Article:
The question we had when The Purge came out in 2013 was: Wait, how does this work? In this near-future version of America, there’s a 12-hour period set aside each year during which all crime is legal. The result of this planned anarchy is that overall crime rates are low — people are waiting till Purge Night to indulge their angry, violent impulses, and mostly behaving themselves the other 364.5 days.
But that was never a satisfying explanation for how the Purge came to be. The logic of it — If we let people do whatever they want for one night a year, they’ll obey the law the rest of the time — is too tenuous, and it seems just as likely to have the opposite effect. (Once you get a taste for killing….) It always seemed to me that writer-director James DeMonaco had his premise of “once a year crime is legal for 12 hours,” worked backward to find a reason for it, and never come up with a good one.
So the notion of a prequel was (for once!) promising. Won’t it be interesting to see the political process that led to the Purge, to see voters and lawmakers being won over to the idea, and then to see how it goes the first time they try it? But The First Purge squanders the opportunity. It begins with the proposal already accepted, the logic of it never explained any better than in the previous films even though there’s a social scientist (Marisa Tomei, somehow) whose only role in the story is to provide that explanation.
The first Purge is an “experiment” to see if Dr. Marisa Tomei’s gobbledegook idea will catch on, and if it does, to see if it has the desired effect on crime rates. It’s only taking place on Staten Island, and America’s controlling political party, the New Founding Fathers of America — think Tea Party but more fascist and better organized — is paying residents $5,000 apiece to stay on the island (rather than flee for the night), more if they actually do some Purging (rather than stay indoors). It seems shady to artificially goose the number of participants when the whole point of the experiment is to see how many people will participate, but the bribery is widely reported (about 25% of the film is badly written TV news pieces) and nobody has a problem with it. Later, though, when there’s not as much mayhem as Dr. Tomei predicted and the MFFA sends in militias to stir up trouble, suddenly THAT’S unethical.
Anyway, the result is that it’s mostly poor people and minorities experiencing the Purge (either by participating or barricading their doors against it), which is what the MFFA — represented by wormy Chief of Staff Arlo Sabian (Patch Darragh) — wanted in the first place.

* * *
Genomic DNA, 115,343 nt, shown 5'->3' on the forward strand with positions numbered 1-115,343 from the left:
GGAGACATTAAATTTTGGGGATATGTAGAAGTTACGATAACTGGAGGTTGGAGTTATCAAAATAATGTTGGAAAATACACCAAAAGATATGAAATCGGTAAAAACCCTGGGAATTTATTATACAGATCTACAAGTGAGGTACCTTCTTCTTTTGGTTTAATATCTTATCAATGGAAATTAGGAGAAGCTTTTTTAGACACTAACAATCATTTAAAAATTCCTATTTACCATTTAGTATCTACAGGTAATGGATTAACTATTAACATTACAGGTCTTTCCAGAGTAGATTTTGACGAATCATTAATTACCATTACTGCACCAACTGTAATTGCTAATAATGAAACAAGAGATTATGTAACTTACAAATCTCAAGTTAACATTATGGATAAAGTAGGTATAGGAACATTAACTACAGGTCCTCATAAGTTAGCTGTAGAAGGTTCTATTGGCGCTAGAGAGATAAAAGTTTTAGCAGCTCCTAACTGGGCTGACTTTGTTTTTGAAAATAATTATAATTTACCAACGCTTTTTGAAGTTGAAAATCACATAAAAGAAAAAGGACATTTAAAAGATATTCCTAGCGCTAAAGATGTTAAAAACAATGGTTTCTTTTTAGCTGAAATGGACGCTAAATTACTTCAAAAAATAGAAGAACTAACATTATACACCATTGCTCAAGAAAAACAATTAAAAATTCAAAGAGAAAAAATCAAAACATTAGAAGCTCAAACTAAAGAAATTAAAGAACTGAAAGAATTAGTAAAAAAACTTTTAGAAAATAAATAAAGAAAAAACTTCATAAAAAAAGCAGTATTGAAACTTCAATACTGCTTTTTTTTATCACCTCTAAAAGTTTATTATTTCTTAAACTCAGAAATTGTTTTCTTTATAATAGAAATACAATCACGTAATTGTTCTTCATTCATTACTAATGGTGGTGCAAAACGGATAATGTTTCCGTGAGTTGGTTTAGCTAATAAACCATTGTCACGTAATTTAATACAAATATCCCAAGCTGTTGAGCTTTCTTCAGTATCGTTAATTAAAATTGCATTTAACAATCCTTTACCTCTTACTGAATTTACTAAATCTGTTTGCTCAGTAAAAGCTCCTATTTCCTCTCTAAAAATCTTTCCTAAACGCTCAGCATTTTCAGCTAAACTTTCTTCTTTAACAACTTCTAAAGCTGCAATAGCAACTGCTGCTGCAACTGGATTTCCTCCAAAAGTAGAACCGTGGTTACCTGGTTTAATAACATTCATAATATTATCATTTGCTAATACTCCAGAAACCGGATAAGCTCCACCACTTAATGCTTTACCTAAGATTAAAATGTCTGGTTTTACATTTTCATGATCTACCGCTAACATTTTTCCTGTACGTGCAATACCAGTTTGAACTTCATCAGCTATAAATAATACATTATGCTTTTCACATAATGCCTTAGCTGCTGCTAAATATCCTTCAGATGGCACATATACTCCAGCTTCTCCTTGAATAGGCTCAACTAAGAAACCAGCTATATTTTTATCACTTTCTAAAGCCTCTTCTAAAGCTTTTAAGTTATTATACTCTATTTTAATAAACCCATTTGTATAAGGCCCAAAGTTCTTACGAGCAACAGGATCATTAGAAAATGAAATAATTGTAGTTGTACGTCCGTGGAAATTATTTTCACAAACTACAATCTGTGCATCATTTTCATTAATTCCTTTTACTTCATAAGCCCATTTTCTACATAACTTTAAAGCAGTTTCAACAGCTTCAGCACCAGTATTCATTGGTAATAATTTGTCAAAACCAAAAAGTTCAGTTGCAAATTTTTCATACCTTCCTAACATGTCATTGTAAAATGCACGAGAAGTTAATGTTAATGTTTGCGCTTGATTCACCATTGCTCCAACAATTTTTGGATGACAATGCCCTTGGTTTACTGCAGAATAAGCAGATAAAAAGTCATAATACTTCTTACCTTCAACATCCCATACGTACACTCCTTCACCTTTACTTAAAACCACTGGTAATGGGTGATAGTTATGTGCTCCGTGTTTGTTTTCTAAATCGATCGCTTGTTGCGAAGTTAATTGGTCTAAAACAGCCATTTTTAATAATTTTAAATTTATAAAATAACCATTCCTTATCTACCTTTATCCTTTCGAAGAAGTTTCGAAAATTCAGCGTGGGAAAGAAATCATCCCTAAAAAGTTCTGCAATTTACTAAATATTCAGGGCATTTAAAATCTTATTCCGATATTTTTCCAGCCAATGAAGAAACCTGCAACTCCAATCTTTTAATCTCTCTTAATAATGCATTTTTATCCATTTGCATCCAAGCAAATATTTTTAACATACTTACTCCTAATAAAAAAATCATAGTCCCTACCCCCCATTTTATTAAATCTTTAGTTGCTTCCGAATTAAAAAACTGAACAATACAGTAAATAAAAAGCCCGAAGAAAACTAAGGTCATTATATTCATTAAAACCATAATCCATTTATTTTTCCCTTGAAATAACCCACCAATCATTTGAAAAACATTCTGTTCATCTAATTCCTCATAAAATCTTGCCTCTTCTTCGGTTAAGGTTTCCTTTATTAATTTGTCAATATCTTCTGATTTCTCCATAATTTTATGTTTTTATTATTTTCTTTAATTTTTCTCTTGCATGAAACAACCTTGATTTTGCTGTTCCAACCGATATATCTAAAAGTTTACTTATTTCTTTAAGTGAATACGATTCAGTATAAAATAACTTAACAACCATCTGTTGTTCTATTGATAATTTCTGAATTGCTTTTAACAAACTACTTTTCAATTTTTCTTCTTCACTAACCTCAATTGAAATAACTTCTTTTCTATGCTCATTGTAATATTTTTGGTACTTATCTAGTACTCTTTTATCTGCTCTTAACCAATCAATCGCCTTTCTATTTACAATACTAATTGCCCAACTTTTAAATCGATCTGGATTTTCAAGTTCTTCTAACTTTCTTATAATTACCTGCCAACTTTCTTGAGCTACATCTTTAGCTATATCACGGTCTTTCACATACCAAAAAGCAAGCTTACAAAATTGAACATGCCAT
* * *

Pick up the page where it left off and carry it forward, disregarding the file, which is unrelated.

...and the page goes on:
We meet a handful of principals who will be our main characters: Dmitri (Y’lan Noel), a successful drug dealer in the housing projects; Nya (Lex Scott Davis), his law-abiding ex-girlfriend; and Nya’s teenage brother Isaiah (Joivan Wade), who’s recently dropped out of school to work a corner for Dmitri. Isaiah, slashed by a junkie called Skeletor (Rotimi Paul), wants to use the Purge to get revenge, but Dmitri warns his crew not to take part lest they be distracted and overtaken by a rival gang during the chaos.
And then … and then nothing. DeMonaco handed the directorial reins to Gerard McMurray this time, but his screenplay is like the other three, bringing up interesting socio-political ideas and then failing to comment on them meaningfully. It’s a movie with Big Ideas where the ideas never got past the preliminary stage.
Which would be fine, I guess, if what we got instead were thrilling or scary or something. But except for Skeletor, who kills randomly, and apart from a few scattered pranksters and perverts, nothing about the night is terrifying until the big guns show up and it turns into a Die Hard (or Attack the Block) scenario. The finale is lively, but it has little to do with the film’s ostensible themes. The dialogue and acting tend to be cheesy but not quite campy — the movie is stuck in the awkward middle ground between legitimacy and nonsense.
There’s one isolated, insane moment where some white police officers beat up a black man on a baseball field while “America the Beautiful” plays. The moment is blunt and not really substantive as commentary — but it’s audacious and memorable. If The First Purge wasn’t going to be an effective thriller, it could have saved face by committing more fully to that level of brazen satire.